Jason McCoy Gallery is pleased to present a curated selection of works hailing from the last Mid-Century, celebrating the Estates of Bernard Childs, Stephen Greene, Frederick Kiesler, and Charles Pollock, all of which are represented by the gallery. Dating from the early 1940s to the mid 1970s, this group of paintings, sculptures, and works on paper mark a period of unique explorations for each respective artist both in regard to material experimentation and formal investigation.
The work of Bernard Childs (1910–1985) spans almost four decades, truly beginning after Childs returned from World War II, spending three years in the South Pacific aboard a Naval destroyer escort and having been in hospitals twice thereafter. Years later, he reflected: “I did not get back to the world until October 1948. But those five years were invaluable. They gave me back to myself.” By the 1950s, when Childs matured as an artist, he was eager to carve out his vision without time or patience left for compromises. In the early 1960s, Childs was invited to exhibit in Japan, and during that time he began to experiment with a variety of unexpected materials. In the following years, he often employed sand, carborundum, and even brick dust to create texture. Structurally, works, such as Carmen (1962), evolve around geometric shapes that from a distance read as graphically flat, but upon close inspection feature heavy impasto.
Stephen Greene (1917-1999) first received critical acclaim for his figurative paintings in the late 1940s and early 1950s, and the following decade marked a significant change within his oeuvre. In the 1960s, he achieved a new authority with breakthrough compositions characterized by the artist’s distinctive and autographic method of abstract composition. In part inspired by the canvases of Barnett Newman, Greene sought to purge his paintings of narrative elements without sacrificing the qualities of myth and timelessness that had been his early inspirations.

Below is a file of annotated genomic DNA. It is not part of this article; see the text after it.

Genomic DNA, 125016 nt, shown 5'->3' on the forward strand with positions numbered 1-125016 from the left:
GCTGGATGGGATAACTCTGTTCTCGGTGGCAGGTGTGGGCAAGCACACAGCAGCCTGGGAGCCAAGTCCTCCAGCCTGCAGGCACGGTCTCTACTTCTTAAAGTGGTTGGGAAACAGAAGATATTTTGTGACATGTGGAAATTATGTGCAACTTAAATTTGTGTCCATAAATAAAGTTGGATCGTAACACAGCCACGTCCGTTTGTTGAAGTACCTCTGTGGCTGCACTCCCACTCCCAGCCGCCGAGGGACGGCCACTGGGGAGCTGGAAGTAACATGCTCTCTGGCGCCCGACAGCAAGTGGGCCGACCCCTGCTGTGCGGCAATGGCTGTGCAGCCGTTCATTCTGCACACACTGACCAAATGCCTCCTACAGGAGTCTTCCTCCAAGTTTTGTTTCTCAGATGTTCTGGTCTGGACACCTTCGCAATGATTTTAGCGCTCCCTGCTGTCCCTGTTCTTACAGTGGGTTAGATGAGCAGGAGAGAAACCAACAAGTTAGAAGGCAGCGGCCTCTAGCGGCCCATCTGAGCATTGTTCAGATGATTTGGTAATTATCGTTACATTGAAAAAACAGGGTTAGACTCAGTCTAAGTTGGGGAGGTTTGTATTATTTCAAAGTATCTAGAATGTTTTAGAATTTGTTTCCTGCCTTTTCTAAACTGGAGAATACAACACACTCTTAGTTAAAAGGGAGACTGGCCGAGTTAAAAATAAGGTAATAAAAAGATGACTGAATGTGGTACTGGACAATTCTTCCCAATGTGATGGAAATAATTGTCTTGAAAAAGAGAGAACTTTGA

In the last decades of his life, Frederick Kiesler (1890-1965) worked on a series of paintings and which translated his vision of space into multi-paneled installations that protruded from the wall, as well as focusing on several immersive sculptural installations. To Kiesler, the space between different elements was a reflection of the “inner necessity” of the work as a whole, explaining that it was the same as what “breathing is to our body reality.” In 1954, he wrote: “the traditional division of the plastic arts, sculpture, and architecture, is transmuted and overcome and their fluid unification is now contained within rather than combined from without.” Installed here are works on paper as well as sculpture elements, including from the monumental work Us, You, Me, (1963-1965), which further elucidate Kiesler’s vision of synthesizing painting, sculpture, architecture, and environment.
By the late 1960s, Charles Pollock (1902-1988) was focusing exclusively on color. In his New York series, which marks the artist’s return to the city after years spent painting abroad, biomorphic shapes have been replaced with vertical geometric structures. These totemic forms are divided by color stacks, which often slant diagonally with uneven proportions. Emanating a strong transcendental quality, these ethereal constructs seem to be floating in space, at once emergent from and receding into the surrounding atmosphere.